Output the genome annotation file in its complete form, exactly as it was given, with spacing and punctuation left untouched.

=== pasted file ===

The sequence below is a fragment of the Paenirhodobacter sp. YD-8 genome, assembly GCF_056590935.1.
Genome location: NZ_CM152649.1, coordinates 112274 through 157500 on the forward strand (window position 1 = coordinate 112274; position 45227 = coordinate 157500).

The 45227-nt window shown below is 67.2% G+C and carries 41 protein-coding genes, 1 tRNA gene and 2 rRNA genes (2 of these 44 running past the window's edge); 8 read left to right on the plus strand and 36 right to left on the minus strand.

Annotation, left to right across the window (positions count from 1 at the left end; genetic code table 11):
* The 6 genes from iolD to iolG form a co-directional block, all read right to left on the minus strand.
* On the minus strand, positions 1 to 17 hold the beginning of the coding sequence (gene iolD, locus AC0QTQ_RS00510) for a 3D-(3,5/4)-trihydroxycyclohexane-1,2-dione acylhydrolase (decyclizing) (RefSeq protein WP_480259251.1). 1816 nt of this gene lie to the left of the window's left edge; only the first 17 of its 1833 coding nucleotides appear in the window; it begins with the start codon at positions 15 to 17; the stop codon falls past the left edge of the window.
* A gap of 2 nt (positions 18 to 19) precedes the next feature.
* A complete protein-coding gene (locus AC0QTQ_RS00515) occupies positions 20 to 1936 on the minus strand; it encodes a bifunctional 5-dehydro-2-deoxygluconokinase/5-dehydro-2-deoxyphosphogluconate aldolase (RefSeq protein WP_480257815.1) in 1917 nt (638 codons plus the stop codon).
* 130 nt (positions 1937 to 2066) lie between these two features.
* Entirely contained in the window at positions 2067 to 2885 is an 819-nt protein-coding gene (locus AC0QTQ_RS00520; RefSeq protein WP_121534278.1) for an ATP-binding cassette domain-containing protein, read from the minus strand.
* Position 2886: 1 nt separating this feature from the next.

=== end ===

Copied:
The sequence below is a fragment of the Paenirhodobacter sp. YD-8 genome, assembly GCF_056590935.1.
Genome location: NZ_CM152649.1, coordinates 112274 through 157500 on the forward strand (window position 1 = coordinate 112274; position 45227 = coordinate 157500).

The 45227-nt window shown below is 67.2% G+C and carries 41 protein-coding genes, 1 tRNA gene and 2 rRNA genes (2 of these 44 running past the window's edge); 8 read left to right on the plus strand and 36 right to left on the minus strand.

Annotation, left to right across the window (positions count from 1 at the left end; genetic code table 11):
* The 6 genes from iolD to iolG form a co-directional block, all read right to left on the minus strand.
* On the minus strand, positions 1 to 17 hold the beginning of the coding sequence (gene iolD, locus AC0QTQ_RS00510) for a 3D-(3,5/4)-trihydroxycyclohexane-1,2-dione acylhydrolase (decyclizing) (RefSeq protein WP_480259251.1). 1816 nt of this gene lie to the left of the window's left edge; only the first 17 of its 1833 coding nucleotides appear in the window; it begins with the start codon at positions 15 to 17; the stop codon falls past the left edge of the window.
* A gap of 2 nt (positions 18 to 19) precedes the next feature.
* A complete protein-coding gene (locus AC0QTQ_RS00515) occupies positions 20 to 1936 on the minus strand; it encodes a bifunctional 5-dehydro-2-deoxygluconokinase/5-dehydro-2-deoxyphosphogluconate aldolase (RefSeq protein WP_480257815.1) in 1917 nt (638 codons plus the stop codon).
* 130 nt (positions 1937 to 2066) lie between these two features.
* Entirely contained in the window at positions 2067 to 2885 is an 819-nt protein-coding gene (locus AC0QTQ_RS00520; RefSeq protein WP_121534278.1) for an ATP-binding cassette domain-containing protein, read from the minus strand.
* Position 2886: 1 nt separating this feature from the next.